Can a Lawyer Blog?

By: Jeffrey Hamilton Geiger. This was posted Monday, October 31st, 2011

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From the title of the blog, I should probably amend it to ask whether a lawyer “may” blog as opposed to “can” blog.  I jest because I find that application of the rules governing lawyer advertising seem designed for fifth graders and zombies with a pulse (obligatory Halloween reference).

It would be remiss if I did not comment on the recent decision by the Virginia State Bar concerning lawyer blogging.  The bar complained that a lawyer’s blogging constituted an advertisement and, as such, should be subject to the rules governing such materials.  Specifically, the bar concluded that the lawyer failed to comply with the ethical rules because he (a) did not have permission from certain clients to publicize the facts and results of their litigation, and (b) failed to include a disclaimer that the results of one case cannot be indicative of other cases.

I have mixed emotions about the results of the case (which I understand will be under appeal).  I am not defending the lawyer’s blogging or condemning it.  My concern arises from comments in the blogosphere that this decision in some manner may have larger implications for lawyer’s interaction with social media.

Clearly, a lawyer should not disclose confidential information about a client even if it is “public.”  In other words, would you want your attorney talking about the fact that you had been arrested for a drug offense and gotten off?  No.  Even if the testimony was in open court, in the Information Age, what was once gossip is now part of your permanent record on the Internet.  Furthermore, it is probably fair to let the public know that just because you won fifty cases, it does not mean you will win their case (unless you hire me—just kidding state bar).  Imagine if a doctor only treated healthy patients; she could have a perfect record.  By way of comparison, a lawyer only taking on guilty clients will likely lose a few cases along the way.  In other words, the accounting of wins and losses can be perverted depending upon a host of circumstances.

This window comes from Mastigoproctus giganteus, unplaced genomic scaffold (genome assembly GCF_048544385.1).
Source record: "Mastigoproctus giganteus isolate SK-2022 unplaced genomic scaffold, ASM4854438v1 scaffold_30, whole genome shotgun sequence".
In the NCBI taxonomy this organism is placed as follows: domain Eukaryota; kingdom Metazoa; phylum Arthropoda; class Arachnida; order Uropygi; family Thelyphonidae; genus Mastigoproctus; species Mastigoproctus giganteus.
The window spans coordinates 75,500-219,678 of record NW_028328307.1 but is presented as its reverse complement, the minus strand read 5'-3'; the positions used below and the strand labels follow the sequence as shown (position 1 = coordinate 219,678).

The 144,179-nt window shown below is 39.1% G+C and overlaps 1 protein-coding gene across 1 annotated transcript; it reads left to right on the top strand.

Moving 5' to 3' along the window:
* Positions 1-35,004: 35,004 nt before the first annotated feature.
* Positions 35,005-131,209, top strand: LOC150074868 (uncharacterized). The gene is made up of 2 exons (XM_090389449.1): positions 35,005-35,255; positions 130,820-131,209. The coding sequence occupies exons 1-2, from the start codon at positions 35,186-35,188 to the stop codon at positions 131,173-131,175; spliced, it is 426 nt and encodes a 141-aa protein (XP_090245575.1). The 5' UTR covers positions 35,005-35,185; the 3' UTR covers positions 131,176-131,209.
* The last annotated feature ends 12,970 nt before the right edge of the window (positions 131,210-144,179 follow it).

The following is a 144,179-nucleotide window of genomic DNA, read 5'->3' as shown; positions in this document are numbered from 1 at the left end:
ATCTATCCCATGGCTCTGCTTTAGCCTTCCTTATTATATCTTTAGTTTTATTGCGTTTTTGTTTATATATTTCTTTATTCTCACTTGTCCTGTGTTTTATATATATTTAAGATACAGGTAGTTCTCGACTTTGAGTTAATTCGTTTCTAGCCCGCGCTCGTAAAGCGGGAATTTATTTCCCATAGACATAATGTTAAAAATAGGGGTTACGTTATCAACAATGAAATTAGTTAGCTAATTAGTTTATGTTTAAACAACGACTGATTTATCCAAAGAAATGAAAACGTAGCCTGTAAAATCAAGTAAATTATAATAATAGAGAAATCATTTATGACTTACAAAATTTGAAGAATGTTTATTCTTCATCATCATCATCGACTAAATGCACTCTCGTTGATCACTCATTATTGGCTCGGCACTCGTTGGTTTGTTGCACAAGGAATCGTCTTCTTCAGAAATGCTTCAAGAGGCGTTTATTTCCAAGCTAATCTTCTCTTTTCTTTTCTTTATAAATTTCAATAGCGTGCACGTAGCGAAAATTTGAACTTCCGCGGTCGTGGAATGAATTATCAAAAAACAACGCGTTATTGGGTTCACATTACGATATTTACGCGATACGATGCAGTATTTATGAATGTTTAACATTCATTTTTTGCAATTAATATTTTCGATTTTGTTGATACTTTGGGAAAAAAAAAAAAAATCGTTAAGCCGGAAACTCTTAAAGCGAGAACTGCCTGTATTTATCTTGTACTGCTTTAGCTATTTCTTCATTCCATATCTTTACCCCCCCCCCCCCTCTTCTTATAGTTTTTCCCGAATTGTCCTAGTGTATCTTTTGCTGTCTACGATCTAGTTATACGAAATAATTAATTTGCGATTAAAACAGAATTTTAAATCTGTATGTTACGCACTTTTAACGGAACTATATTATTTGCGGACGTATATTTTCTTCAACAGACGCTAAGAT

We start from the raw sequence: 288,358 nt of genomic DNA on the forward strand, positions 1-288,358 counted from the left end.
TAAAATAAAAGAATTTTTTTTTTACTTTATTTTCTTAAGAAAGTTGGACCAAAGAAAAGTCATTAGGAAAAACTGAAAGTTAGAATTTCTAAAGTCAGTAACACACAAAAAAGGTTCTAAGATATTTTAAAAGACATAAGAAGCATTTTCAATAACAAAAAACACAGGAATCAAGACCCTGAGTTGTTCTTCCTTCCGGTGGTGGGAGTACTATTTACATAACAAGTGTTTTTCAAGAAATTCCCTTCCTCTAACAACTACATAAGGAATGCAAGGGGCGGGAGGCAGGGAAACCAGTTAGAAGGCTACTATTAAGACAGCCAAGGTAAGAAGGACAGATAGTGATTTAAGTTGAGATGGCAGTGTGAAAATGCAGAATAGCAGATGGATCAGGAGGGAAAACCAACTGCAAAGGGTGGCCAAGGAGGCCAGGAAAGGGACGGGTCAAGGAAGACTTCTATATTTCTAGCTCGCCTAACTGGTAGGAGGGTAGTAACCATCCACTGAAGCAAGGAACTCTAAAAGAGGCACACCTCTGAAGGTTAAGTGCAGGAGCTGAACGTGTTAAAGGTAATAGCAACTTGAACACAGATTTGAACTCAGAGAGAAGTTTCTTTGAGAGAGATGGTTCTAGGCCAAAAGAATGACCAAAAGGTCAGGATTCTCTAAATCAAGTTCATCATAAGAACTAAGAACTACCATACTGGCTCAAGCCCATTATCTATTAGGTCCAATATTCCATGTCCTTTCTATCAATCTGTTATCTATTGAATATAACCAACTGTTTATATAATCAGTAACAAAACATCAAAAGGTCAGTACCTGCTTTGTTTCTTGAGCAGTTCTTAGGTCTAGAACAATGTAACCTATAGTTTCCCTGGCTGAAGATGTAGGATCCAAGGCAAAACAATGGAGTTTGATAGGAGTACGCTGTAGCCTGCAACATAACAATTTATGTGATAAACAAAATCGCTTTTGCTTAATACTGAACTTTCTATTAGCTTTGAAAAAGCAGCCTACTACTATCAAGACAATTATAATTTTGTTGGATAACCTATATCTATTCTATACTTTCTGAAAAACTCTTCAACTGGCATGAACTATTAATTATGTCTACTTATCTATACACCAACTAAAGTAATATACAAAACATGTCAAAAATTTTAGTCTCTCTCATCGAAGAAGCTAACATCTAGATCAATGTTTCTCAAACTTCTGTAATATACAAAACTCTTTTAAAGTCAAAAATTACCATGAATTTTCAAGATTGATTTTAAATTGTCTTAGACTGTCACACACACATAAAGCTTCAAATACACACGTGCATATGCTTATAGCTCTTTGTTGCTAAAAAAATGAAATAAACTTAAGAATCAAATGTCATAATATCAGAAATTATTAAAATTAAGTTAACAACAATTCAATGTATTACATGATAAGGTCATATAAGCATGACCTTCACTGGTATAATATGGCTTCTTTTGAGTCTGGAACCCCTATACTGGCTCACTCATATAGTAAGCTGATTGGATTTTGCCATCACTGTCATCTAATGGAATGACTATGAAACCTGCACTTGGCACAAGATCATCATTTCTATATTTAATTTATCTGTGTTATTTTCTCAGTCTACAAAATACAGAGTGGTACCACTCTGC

Still, what the lawyer claimed was that he was merely providing news and commentary, even if he had been a participant in the making of the news and that his clients agreed ot his activities.  As I have reported previously, lawyers enjoy First Amendment protection and the Supreme Court has confirmed that it is not verboten for professionals to advertise. I would suggest only that care be taken in painting with too broad a brush what is considered advertising. If I post a message on Twitter about a court decision, I should be able to do so and not have to expend 135 characters to post a disclaimer.  If I post a message about a client’s case that has a significant impact on the state of the law, does that cross the line?  Is it any different if the attorney in the building next door, blogs about my case?

Stay tuned.


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